Chow CK and Palecek SP (2004) Enzyme encapsulation in permeabilized Saccharomyces cerevisiae cells. Biotechnol Prog 20(2):449-56
Abstract: The Saccharomyces cerevisiae cell wall provides a semipermeable barrier that can retain intracellular proteins but still permits small molecules to pass through. When S. cerevisiae cells expressing E. coli lacZ are treated with detergent to extract the cell membrane, beta-galactosidase activity in the permeabilized cells is approximately 40% of the activity of the protein in cell extract. However, the permeabilized cells can easily be collected and reused over 15 times without appreciable loss in activity. Cell wall composition and thickness can be modified using different cell strains for enzyme expression or by mutating genes involved in cell wall biosynthesis or degradation. The Sigma1278b strain cell wall is less permeable than the walls of BY4742 and W303 cells, and deleting EXG1, which encodes a 1,3-beta-glucanase, can further reduce permeability. A short Zymolyase treatment can increase cell wall permeability without rupturing the cells. Encapsulating multiple enzymes in permeabilized cells can offer kinetic advantages over the same enzymes in solution. Regeneration of ATP from AMP by adenylate kinase and pyruvate kinase encapsulated in the same cell proceeded more rapidly than regeneration using a cell extract. Combining permeabilized cells containing adenylate kinase with permeabilized cells containing pyruvate kinase can also regenerate ATP from AMP, but the kinetics of this reaction are slower than regeneration using cell extract or permeabilized cells expressing both enzymes.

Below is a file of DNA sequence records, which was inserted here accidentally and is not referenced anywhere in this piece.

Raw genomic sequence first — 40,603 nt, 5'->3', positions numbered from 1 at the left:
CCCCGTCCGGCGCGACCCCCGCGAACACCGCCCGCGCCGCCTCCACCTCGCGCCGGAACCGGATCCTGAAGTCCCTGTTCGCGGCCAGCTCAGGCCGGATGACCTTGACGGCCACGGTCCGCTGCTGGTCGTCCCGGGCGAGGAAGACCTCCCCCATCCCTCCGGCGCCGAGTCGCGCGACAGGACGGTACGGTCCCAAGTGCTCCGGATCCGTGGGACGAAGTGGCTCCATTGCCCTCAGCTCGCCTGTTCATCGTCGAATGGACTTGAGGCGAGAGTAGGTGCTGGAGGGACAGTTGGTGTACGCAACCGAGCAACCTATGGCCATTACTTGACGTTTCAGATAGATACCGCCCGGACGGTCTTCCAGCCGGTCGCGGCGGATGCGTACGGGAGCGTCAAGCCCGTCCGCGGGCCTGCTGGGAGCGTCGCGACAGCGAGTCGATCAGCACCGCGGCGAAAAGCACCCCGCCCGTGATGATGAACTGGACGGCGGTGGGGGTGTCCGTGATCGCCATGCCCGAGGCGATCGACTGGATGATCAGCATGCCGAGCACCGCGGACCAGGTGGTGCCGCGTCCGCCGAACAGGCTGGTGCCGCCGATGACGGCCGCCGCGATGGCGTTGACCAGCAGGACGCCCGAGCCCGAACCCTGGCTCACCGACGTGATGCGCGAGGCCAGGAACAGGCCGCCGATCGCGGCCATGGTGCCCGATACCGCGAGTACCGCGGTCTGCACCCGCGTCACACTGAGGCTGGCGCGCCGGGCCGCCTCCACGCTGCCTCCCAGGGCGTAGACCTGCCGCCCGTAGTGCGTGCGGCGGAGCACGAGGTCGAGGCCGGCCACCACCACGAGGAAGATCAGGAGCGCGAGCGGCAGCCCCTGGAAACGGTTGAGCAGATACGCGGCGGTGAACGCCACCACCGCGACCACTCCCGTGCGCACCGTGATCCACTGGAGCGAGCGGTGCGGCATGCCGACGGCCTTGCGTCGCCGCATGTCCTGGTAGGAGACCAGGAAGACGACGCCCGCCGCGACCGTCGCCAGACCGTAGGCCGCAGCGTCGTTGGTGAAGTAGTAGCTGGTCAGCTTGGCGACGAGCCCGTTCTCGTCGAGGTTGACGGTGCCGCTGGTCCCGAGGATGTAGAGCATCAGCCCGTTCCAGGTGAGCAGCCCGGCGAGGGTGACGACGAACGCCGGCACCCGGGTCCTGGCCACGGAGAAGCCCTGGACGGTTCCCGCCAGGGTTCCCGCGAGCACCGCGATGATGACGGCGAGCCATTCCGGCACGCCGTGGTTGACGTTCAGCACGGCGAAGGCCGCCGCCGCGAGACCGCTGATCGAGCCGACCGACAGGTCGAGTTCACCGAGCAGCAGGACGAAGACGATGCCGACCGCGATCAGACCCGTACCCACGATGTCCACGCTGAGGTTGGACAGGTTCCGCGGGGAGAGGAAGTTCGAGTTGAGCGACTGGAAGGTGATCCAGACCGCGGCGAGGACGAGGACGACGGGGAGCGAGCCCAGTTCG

|Status: Published||Type: Journal Article||PubMed ID: 15058989|
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